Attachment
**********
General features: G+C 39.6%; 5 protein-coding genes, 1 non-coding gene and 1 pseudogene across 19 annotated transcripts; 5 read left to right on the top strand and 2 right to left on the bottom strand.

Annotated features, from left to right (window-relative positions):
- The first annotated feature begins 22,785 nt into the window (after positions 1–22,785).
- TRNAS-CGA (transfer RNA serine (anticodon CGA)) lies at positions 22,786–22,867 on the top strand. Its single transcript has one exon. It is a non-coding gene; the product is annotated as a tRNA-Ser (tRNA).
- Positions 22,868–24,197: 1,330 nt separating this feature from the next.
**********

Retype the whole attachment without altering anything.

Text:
General features: G+C 39.6%; 5 protein-coding genes, 1 non-coding gene and 1 pseudogene across 19 annotated transcripts; 5 read left to right on the top strand and 2 right to left on the bottom strand.

Annotated features, from left to right (window-relative positions):
- The first annotated feature begins 22,785 nt into the window (after positions 1–22,785).
- TRNAS-CGA (transfer RNA serine (anticodon CGA)) lies at positions 22,786–22,867 on the top strand. Its single transcript has one exon. It is a non-coding gene; the product is annotated as a tRNA-Ser (tRNA).
- Positions 22,868–24,197: 1,330 nt separating this feature from the next.